Tour de France Tech July 4, 2005, part
Edited by John Stevenson
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Part one of today's tech round-up is here.
Bontrager's super hoops
Tim Maloney-European Editor in Nantes
Bontrager Race Lite XXX climbing
Carbon fibre rear hub
Bontrager's deep dish aero
prototype Aeolus wheels
Bontrager Aeolus hub
Aero is good where wheels are concerned, and so is light. But not too
light, as fragile wheels simply can't hold up to the pounding they take
in a race like the Tour de France. For the 2005 Tour, Lance Armstrong
and the Discovery Channel team will be equipped with several new wheel
prototypes, created for Trek in collaboration with in-house wheel guru
Keith Bontrager and go-fast wheel designer Steve Hed.
Trek's Scott Daubert told Cyclingnews, "Last year, the USPS team
rode the tubular version of our Bontrager XXX Lite carbon fibre wheels
and will use them again this year. Last year at the Tour's l'Alpe d'Huez
TT, Lance used an even lighter one-off set of XXX Lite wheels made with
a special aerospace 55GSM carbon fibre that weigh less than 900g without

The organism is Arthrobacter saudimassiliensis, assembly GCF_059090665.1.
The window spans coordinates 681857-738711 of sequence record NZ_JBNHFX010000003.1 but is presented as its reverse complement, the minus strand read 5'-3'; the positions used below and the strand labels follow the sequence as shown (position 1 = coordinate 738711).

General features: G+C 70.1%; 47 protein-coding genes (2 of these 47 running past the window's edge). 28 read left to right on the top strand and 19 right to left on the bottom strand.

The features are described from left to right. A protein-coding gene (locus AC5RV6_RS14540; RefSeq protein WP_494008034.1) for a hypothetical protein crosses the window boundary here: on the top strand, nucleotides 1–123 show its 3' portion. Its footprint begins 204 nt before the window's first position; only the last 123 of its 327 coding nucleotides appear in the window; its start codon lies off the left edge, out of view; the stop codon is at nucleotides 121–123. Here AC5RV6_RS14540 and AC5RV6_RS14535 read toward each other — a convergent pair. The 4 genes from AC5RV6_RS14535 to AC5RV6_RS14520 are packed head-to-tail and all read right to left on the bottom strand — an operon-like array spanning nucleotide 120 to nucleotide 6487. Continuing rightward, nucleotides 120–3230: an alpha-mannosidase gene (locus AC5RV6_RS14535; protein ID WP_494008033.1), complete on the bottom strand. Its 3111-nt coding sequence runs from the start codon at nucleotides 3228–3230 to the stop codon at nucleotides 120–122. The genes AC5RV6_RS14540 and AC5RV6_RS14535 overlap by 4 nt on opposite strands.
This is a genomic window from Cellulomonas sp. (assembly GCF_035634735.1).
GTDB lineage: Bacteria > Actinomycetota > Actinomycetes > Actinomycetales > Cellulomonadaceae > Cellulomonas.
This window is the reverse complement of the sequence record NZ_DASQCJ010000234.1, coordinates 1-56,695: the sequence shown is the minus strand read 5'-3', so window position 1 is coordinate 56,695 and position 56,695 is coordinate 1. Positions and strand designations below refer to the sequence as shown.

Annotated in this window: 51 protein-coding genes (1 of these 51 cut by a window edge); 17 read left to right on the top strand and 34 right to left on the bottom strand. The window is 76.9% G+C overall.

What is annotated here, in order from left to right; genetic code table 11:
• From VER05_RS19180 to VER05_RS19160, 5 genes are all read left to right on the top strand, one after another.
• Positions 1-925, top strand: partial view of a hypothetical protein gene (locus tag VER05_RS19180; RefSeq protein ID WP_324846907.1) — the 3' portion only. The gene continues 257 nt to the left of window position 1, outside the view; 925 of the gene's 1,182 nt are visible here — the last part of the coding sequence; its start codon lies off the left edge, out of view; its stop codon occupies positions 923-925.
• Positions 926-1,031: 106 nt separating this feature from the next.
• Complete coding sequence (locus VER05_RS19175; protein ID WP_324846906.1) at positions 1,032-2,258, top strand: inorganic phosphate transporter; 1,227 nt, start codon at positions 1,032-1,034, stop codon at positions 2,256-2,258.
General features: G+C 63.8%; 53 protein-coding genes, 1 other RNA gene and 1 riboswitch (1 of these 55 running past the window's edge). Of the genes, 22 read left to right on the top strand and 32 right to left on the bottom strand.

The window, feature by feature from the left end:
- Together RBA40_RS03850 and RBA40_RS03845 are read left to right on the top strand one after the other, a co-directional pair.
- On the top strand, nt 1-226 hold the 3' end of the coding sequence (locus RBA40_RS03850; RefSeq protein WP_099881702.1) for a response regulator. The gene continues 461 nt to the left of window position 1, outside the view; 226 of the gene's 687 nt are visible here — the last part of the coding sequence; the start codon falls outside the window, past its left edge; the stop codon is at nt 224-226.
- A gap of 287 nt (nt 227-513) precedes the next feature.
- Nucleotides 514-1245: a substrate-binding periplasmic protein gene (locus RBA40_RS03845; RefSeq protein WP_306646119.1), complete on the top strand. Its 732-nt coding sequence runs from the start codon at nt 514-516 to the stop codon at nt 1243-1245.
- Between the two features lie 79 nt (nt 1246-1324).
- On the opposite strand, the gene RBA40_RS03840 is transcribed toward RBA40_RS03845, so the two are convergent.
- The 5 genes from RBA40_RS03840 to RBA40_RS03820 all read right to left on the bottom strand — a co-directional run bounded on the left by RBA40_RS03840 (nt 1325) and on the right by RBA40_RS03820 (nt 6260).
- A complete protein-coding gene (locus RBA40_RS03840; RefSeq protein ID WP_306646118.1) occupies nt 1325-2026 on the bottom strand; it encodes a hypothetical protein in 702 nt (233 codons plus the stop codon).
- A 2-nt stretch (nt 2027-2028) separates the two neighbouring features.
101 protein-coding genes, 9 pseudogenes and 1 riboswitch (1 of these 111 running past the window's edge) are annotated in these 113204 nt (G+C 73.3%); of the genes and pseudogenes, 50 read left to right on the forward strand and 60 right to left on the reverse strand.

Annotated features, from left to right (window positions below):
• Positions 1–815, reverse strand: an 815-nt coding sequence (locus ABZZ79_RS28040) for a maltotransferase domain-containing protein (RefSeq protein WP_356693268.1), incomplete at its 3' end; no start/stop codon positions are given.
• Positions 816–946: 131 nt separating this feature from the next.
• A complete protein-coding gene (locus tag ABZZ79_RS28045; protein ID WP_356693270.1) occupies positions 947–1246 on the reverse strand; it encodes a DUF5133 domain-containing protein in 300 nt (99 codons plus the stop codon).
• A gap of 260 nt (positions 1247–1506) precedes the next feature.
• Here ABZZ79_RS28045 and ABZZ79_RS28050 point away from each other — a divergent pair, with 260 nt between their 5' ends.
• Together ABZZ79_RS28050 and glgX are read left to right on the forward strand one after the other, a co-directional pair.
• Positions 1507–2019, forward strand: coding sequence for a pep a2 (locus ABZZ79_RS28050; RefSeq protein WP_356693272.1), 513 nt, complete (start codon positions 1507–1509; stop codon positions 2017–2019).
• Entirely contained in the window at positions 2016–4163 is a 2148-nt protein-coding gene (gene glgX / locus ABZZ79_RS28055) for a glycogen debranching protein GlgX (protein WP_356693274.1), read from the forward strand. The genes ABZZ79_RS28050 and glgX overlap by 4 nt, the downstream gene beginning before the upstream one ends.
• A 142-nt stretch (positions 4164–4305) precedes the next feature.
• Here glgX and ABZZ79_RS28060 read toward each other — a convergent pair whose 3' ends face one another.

skewers. This year, we have 10 pairs on hand for the Tour's mountain stages."
Another new wheel for Discovery is the Bontrager Aeolus, named after
the keeper of the winds in ancient Greek mythology. Daubert said, "With
the Aeolus prototype, we've collaborated with our wheel aerodynamics consultant
Steve Hed to develop this new wheel to create an efficient aero shape.
With plenty of wind tunnel and rider feedback, Aeolus has a 60mm rim diameter,
coupled to the DT spokes and hubs we've been using for several years."
Daubert explained that Bontrager had used a special high temperature resistant
silicone adhesive to bond a carbon fibre 'skin' to the carbon fiber rim
used in the Race Lite XXX wheel.
Aeolus was designed, Daubert said, to "address the need for a fast race
wheel for rolling terrain; the Discovery Team has found that a heavier
aero wheel provides kind of a flywheel effect and is more efficient to
maintain a steady speed." Aeolus prototypes weigh in at 1600 grams / pair
and are still under development, but both Aeolus and XXX Lite climbing
wheels may be available to the public in 2006.